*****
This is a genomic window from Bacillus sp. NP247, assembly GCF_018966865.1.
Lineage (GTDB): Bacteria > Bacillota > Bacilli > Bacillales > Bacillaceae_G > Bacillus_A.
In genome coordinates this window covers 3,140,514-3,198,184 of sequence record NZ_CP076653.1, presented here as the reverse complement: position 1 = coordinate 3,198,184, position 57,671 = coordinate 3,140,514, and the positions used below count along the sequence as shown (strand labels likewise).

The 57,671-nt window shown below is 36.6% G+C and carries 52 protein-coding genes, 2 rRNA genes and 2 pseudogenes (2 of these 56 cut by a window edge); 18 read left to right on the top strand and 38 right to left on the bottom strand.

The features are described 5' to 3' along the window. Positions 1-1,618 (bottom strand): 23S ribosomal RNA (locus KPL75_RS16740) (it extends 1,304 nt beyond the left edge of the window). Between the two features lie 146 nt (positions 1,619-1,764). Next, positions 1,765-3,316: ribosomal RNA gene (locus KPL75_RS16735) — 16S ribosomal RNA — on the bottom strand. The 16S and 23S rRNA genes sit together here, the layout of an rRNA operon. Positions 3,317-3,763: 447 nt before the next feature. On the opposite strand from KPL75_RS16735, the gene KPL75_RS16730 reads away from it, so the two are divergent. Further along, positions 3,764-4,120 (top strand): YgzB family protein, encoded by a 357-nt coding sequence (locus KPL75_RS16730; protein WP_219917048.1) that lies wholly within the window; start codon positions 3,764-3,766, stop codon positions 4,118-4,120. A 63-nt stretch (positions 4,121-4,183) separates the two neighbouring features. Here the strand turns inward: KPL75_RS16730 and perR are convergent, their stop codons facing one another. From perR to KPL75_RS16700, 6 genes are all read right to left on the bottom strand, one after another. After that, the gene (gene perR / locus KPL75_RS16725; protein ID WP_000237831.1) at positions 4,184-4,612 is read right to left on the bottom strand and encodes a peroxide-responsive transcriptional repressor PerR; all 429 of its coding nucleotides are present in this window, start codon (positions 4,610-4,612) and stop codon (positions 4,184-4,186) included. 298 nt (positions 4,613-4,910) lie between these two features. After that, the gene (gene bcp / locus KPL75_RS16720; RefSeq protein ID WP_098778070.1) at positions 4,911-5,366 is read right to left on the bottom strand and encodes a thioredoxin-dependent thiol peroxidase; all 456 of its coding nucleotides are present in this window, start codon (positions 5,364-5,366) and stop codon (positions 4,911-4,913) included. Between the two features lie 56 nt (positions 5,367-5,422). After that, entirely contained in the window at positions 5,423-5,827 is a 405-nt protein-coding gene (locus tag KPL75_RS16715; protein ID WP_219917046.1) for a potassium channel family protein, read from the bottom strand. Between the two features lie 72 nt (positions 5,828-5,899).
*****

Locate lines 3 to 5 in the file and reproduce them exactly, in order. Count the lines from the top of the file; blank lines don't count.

In genome coordinates this window covers 3,140,514-3,198,184 of sequence record NZ_CP076653.1, presented here as the reverse complement: position 1 = coordinate 3,198,184, position 57,671 = coordinate 3,140,514, and the positions used below count along the sequence as shown (strand labels likewise).

The 57,671-nt window shown below is 36.6% G+C and carries 52 protein-coding genes, 2 rRNA genes and 2 pseudogenes (2 of these 56 cut by a window edge); 18 read left to right on the top strand and 38 right to left on the bottom strand.

The features are described 5' to 3' along the window. Positions 1-1,618 (bottom strand): 23S ribosomal RNA (locus KPL75_RS16740) (it extends 1,304 nt beyond the left edge of the window). Between the two features lie 146 nt (positions 1,619-1,764). Next, positions 1,765-3,316: ribosomal RNA gene (locus KPL75_RS16735) — 16S ribosomal RNA — on the bottom strand. The 16S and 23S rRNA genes sit together here, the layout of an rRNA operon. Positions 3,317-3,763: 447 nt before the next feature. On the opposite strand from KPL75_RS16735, the gene KPL75_RS16730 reads away from it, so the two are divergent. Further along, positions 3,764-4,120 (top strand): YgzB family protein, encoded by a 357-nt coding sequence (locus KPL75_RS16730; protein WP_219917048.1) that lies wholly within the window; start codon positions 3,764-3,766, stop codon positions 4,118-4,120. A 63-nt stretch (positions 4,121-4,183) separates the two neighbouring features. Here the strand turns inward: KPL75_RS16730 and perR are convergent, their stop codons facing one another. From perR to KPL75_RS16700, 6 genes are all read right to left on the bottom strand, one after another. After that, the gene (gene perR / locus KPL75_RS16725; protein ID WP_000237831.1) at positions 4,184-4,612 is read right to left on the bottom strand and encodes a peroxide-responsive transcriptional repressor PerR; all 429 of its coding nucleotides are present in this window, start codon (positions 4,610-4,612) and stop codon (positions 4,184-4,186) included. 298 nt (positions 4,613-4,910) lie between these two features. After that, the gene (gene bcp / locus KPL75_RS16720; RefSeq protein ID WP_098778070.1) at positions 4,911-5,366 is read right to left on the bottom strand and encodes a thioredoxin-dependent thiol peroxidase; all 456 of its coding nucleotides are present in this window, start codon (positions 5,364-5,366) and stop codon (positions 4,911-4,913) included. Between the two features lie 56 nt (positions 5,367-5,422). After that, entirely contained in the window at positions 5,423-5,827 is a 405-nt protein-coding gene (locus tag KPL75_RS16715; protein ID WP_219917046.1) for a potassium channel family protein, read from the bottom strand. Between the two features lie 72 nt (positions 5,828-5,899).